Renewable Energy and Climate Change | WWF Kenya


RENEWABLE ENERGY AND CLIMATE CHANGE 

WWF-Kenya is currently implementing energy initiatives to address climate change, energy and footprint issues that directly and indirectly affect conservation efforts through the support of WWF Sweden and WWF Denmark from 2014-2016 and 2015-2018 respectively. 

The objective of these initiatives is to ensure that people in programme areas and civil society are strengthened to influence decisions, manage natural resources sustainably and deliver sustainable energy solutions.

WWF-Kenya believes that investments in sustainable energy streams are vital to attaining Kenya’s Vision 2030 because access to reliable and cost-effective energy is a major driver of development.

Pathways for energy production must take environmental sustainability into account including Kenya’s international commitments to curb CO2 emissions.

The programme is implemented at the national level through the formation of national platforms to address Civil Society capacity building, advocacy and campaigns on sustainable access to renewable energy.

It also implemented at the landscape/county level to respond to salient issues in the renewable energy and climate change sectors including in Kwale landscape where WWF supports sustainable energy for improved livelihoods and conservation and, Kajiado County where WWF has installed predator deterrent solar lighting (lion lights) and household lighting initiative to support innovative clean energy solution for resolving human-wildlife conflicts.
© WWF-Kenya
© WWF-KENYA

Biofuel from unlikely source opens a world of possibilities 

The vast Lake Victoria is Africa’s largest lake and supports a myriad of flora and fauna ecosystem. Over 40 million people are dependent on the lake for their livelihoods. This critical lake is however under threat from the persistent water hyacinth weed that has invaded large parts of it, bringing with it enormous challenges, as witnessed by Mr. Richard Ochieng, a resident of Kisumu, and founder of Centre for Innovation Science and Technology in Africa: “Initially people didn’t see its effects because it was manageable, but as we talk now, it has deprived people of their economic activities. The fishing boats are trapped; those who are doing local tourism cannot do their business; those who are doing fishing cannot do their business. This weed (water hyacinth) unless it’s contained then we will not have what is called a Lake Victoria anymore.

Turning lemon into lemonade

In 2015, while teaching at Mudhiero Secondary School in Siaya County, Richard led a group of students in carrying our experiments to extract biofuel from water hyacinth, as a way of containing the weed and providing cleaner and cheaper energy for cooking in place of paraffin. Well, the success of the initial experiment earned Richard and his team of students an Award from NETFUND, as the best entry in the schools category under the theme of Energy Management.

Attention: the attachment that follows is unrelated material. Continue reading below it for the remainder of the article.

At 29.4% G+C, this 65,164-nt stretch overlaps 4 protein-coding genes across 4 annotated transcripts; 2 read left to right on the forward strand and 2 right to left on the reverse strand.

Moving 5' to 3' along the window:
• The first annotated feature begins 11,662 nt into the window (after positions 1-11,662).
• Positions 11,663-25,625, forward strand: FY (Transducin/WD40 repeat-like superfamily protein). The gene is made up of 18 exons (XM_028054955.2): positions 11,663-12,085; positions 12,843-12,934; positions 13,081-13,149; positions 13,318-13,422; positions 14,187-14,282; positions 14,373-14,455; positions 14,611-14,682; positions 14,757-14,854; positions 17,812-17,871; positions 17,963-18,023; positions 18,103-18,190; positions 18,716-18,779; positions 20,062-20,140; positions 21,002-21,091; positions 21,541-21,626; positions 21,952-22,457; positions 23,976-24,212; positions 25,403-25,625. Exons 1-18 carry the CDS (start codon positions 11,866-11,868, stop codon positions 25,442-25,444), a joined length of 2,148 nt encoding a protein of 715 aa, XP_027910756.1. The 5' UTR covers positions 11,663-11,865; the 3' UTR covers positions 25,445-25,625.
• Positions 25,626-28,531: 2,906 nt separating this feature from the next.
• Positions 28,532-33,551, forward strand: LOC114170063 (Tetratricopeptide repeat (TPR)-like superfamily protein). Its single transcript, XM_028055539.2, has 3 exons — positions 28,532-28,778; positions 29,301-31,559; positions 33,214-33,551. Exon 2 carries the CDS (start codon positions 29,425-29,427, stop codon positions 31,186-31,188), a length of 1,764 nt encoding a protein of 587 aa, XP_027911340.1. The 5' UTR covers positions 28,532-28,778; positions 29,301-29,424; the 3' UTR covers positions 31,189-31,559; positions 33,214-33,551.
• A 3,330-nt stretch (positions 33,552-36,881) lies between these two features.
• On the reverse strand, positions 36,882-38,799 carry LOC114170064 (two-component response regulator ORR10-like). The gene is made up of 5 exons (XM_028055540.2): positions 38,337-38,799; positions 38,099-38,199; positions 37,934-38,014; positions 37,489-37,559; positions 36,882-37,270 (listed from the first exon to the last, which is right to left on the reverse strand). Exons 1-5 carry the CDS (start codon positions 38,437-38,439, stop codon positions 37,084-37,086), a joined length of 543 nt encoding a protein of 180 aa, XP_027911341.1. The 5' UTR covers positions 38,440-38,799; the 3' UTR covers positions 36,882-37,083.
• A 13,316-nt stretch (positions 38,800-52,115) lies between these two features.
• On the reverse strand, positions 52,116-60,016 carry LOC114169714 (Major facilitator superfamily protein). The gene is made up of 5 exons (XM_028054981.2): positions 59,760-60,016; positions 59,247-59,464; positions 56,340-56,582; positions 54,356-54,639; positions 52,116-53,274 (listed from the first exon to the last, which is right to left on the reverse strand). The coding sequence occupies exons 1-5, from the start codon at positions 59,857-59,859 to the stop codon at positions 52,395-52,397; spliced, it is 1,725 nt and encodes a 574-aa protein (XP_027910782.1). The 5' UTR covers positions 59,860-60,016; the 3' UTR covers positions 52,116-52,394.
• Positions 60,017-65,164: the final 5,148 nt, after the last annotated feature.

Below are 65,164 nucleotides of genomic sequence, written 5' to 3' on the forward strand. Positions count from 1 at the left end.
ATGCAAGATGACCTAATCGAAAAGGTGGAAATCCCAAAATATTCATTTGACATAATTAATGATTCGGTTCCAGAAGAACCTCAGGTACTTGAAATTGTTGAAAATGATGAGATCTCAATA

The rest, as they say, is history. NETFUND, with support from WWF-Kenya, soon enrolled Richard in its incubation program. The program provides an array of business support services for green start-ups to realize their full market potential. Through this program, NETFUND supports the Government of Kenya’s ideals of green growth in the Kenya Green Economy Strategy and Implementation Plan (GESIP).
 
WWF-Kenya’s support went towards research, specifically qualitative as well as market acceptability test in informal settlements in Kisumu, as narrated by Richard: “The support was used for qualitative testing in a government laboratory in Nairobi, and to purchase 100 stoves and generate enough biofuel for market acceptability test. The result we got was overwhelming.” The overwhelming results that Richard is referring to include findings that biofuel from water hyacinth is a better cooking fuel than wood fuel, briquettes, charcoal and paraffin and has higher calorific value, lower carbon and Sulphur emission. “Paraffin emits 8 times more carbon than the biofuel,” observes Richard, and then continues: “For now, it (biofuel) is Kshs 5 cheaper than paraffin, and even more cheaper than charcoal. Maybe firewood is the cheapest but accessibility of firewood is increasingly becoming a challenge.”
 
As a result of its outstanding qualities and characteristics, the biofuel has proved a good alternative source of clean and affordable energy for the 100 households used for market acceptability test and pilot in Peri-urban settlements in Kisumu City. This development can only mean one thing, a brighter future for bioethanol!
 
“The business future is brighter for us,” explains Richard. “From here we want to expand our production capacity,” he continues. “Now we produce about 300 litres of biofuel per day, but we want to enhance our production to 3000 litres per day,” he concludes.


Lessons Learnt

  • No “one size fits all.” Overcoming the energy challenge in most parts of the country calls for testing and promotion of a variety of available solutions within the local context, in terms of available energy sources. This underscores the importance of renewable energy as offering a world of possibilities through a variety of available solutions that can address energy access challenge.

  • Sustainable bio-energy requires participatory involvement of stakeholders and successful pilots need scale-up.

Successful bio-energy exploitation requires creation of local capacity in research and development, enabling environment for investments and a focus on full value chains, (market solutions)